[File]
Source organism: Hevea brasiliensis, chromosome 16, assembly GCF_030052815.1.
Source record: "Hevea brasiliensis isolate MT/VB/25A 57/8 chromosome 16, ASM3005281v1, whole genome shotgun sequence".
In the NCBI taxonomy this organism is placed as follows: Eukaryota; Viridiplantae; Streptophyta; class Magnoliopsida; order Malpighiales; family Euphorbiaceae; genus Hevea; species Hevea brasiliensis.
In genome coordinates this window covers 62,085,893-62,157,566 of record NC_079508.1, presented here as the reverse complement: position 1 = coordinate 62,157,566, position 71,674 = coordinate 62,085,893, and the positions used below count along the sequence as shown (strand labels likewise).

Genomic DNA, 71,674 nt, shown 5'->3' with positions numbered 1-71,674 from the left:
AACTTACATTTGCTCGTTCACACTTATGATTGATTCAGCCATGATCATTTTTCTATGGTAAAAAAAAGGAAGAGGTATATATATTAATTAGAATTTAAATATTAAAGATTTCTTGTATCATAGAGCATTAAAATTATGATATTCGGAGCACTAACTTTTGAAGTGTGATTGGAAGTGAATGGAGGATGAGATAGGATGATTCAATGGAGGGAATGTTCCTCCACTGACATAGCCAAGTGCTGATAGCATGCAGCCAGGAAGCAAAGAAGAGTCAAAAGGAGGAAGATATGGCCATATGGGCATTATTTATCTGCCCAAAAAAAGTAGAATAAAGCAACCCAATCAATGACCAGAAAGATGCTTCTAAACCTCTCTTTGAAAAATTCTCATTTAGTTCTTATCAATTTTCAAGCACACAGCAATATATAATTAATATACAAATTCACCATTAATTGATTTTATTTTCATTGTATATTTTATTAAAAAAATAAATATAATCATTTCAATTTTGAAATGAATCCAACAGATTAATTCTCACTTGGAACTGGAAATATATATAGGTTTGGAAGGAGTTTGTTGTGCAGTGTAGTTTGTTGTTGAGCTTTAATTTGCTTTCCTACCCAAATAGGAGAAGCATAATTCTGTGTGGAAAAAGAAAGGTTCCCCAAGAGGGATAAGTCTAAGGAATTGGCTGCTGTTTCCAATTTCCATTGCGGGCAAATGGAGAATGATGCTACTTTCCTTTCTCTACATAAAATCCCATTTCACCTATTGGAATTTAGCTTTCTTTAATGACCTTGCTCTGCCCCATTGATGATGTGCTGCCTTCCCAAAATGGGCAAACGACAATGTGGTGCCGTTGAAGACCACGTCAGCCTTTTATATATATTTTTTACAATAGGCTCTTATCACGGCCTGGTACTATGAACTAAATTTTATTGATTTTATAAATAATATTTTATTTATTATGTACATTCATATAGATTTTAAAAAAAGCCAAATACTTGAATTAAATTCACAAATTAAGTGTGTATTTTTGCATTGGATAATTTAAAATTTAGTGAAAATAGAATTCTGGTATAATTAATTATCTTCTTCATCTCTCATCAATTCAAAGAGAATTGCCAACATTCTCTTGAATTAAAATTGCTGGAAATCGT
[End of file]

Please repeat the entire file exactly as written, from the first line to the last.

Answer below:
Source organism: Hevea brasiliensis, chromosome 16, assembly GCF_030052815.1.
Source record: "Hevea brasiliensis isolate MT/VB/25A 57/8 chromosome 16, ASM3005281v1, whole genome shotgun sequence".
In the NCBI taxonomy this organism is placed as follows: Eukaryota; Viridiplantae; Streptophyta; class Magnoliopsida; order Malpighiales; family Euphorbiaceae; genus Hevea; species Hevea brasiliensis.
In genome coordinates this window covers 62,085,893-62,157,566 of record NC_079508.1, presented here as the reverse complement: position 1 = coordinate 62,157,566, position 71,674 = coordinate 62,085,893, and the positions used below count along the sequence as shown (strand labels likewise).

Genomic DNA, 71,674 nt, shown 5'->3' with positions numbered 1-71,674 from the left:
AACTTACATTTGCTCGTTCACACTTATGATTGATTCAGCCATGATCATTTTTCTATGGTAAAAAAAAGGAAGAGGTATATATATTAATTAGAATTTAAATATTAAAGATTTCTTGTATCATAGAGCATTAAAATTATGATATTCGGAGCACTAACTTTTGAAGTGTGATTGGAAGTGAATGGAGGATGAGATAGGATGATTCAATGGAGGGAATGTTCCTCCACTGACATAGCCAAGTGCTGATAGCATGCAGCCAGGAAGCAAAGAAGAGTCAAAAGGAGGAAGATATGGCCATATGGGCATTATTTATCTGCCCAAAAAAAGTAGAATAAAGCAACCCAATCAATGACCAGAAAGATGCTTCTAAACCTCTCTTTGAAAAATTCTCATTTAGTTCTTATCAATTTTCAAGCACACAGCAATATATAATTAATATACAAATTCACCATTAATTGATTTTATTTTCATTGTATATTTTATTAAAAAAATAAATATAATCATTTCAATTTTGAAATGAATCCAACAGATTAATTCTCACTTGGAACTGGAAATATATATAGGTTTGGAAGGAGTTTGTTGTGCAGTGTAGTTTGTTGTTGAGCTTTAATTTGCTTTCCTACCCAAATAGGAGAAGCATAATTCTGTGTGGAAAAAGAAAGGTTCCCCAAGAGGGATAAGTCTAAGGAATTGGCTGCTGTTTCCAATTTCCATTGCGGGCAAATGGAGAATGATGCTACTTTCCTTTCTCTACATAAAATCCCATTTCACCTATTGGAATTTAGCTTTCTTTAATGACCTTGCTCTGCCCCATTGATGATGTGCTGCCTTCCCAAAATGGGCAAACGACAATGTGGTGCCGTTGAAGACCACGTCAGCCTTTTATATATATTTTTTACAATAGGCTCTTATCACGGCCTGGTACTATGAACTAAATTTTATTGATTTTATAAATAATATTTTATTTATTATGTACATTCATATAGATTTTAAAAAAAGCCAAATACTTGAATTAAATTCACAAATTAAGTGTGTATTTTTGCATTGGATAATTTAAAATTTAGTGAAAATAGAATTCTGGTATAATTAATTATCTTCTTCATCTCTCATCAATTCAAAGAGAATTGCCAACATTCTCTTGAATTAAAATTGCTGGAAATCGT